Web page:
The Custom of the Country Audible Audiobook – Unabridged
The first woman to win the Pulitzer Prize for literature, Edith Wharton stands among the finest writers of early 20th-century America. In The Custom of the Country, Wharton’s scathing social commentary is on full display through the beautiful and manipulative Undine Spragg. When Undine convinces her nouveau riche parents to move to New York, she quickly injects herself into high society. But even a well-to-do husband isn’t enough for Undine, whose overwhelming lust for wealth proves to be her undoing.
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|Listening Length||15 hours and 6 minutes|
|Whispersync for Voice||Ready|
|Audible.com Release Date||March 23, 2012|
|Best Sellers Rank||
#37,209 in Audible Books & Originals (See Top 100 in Audible Books & Originals)
#1,095 in Classic Literature (Audible Books & Originals)
#4,532 in Classic Literature & Fiction
Top reviews from the United States
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I plan to read other works by Ms Wharton later this year now that I have read CoC.
No one knows how to draw characters better than Wharton. Her artistry got me to stay with these unlikeable people to the end. What kept me going was waiting for the train wreck Undine seemed to be making of her life to finally occur...wondering how many people she could lure aboard and ruin, along with herself.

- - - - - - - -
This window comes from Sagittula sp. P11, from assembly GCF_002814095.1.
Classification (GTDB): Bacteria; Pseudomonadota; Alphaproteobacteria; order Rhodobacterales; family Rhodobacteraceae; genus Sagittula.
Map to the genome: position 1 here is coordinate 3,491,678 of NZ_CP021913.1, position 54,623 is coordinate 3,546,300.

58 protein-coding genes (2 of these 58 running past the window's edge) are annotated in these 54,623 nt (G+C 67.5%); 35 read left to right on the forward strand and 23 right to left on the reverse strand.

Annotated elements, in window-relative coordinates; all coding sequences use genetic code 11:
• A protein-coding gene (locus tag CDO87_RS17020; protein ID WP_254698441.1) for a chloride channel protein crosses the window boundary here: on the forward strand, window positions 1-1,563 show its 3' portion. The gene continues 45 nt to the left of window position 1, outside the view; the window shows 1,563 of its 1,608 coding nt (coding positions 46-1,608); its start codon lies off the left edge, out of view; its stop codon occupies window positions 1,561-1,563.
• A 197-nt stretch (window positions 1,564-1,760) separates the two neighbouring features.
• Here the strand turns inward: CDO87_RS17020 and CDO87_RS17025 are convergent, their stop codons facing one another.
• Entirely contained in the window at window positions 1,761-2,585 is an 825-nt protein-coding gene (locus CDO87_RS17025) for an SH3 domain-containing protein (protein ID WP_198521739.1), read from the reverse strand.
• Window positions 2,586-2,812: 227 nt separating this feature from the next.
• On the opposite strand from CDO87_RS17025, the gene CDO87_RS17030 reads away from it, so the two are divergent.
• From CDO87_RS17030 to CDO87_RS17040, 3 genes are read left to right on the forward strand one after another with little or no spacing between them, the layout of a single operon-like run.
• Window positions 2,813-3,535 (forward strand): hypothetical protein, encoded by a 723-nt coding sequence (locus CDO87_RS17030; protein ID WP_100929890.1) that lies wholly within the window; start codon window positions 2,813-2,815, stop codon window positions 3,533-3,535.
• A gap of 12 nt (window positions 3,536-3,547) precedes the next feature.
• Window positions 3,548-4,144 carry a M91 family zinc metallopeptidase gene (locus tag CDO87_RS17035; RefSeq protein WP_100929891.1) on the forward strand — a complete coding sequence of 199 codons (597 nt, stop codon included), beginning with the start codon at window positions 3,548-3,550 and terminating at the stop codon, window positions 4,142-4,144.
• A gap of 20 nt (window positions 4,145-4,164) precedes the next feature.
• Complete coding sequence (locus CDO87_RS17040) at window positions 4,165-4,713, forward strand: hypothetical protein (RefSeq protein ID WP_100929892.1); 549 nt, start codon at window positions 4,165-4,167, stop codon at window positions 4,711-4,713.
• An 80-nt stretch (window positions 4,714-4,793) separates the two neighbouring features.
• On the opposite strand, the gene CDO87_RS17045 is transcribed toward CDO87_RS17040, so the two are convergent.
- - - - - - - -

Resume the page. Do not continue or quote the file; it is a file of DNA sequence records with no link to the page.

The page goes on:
I think "The House of Mirth" is Wharton's best novel; its heroine Lily Bart is a study in how few choices American women had in its era (1905). You root for Lily, even though you know she's doomed in such a society. Undine is a more timeless woman. Gorgeous women can still trade on their looks and ambition to marry a Donald Trump, (though a total self-centered disregard for others would seldom be so strongly embedded in one person as it is in Undine). Beautiful women who snare a billionaire are no longer ruined by divorcing him today: they're set up for life! To see how Undine tried to work around divorce in her era, I had to keep going to the last page. There, I found one of the finest (and one of the saddest) last sentences in fiction.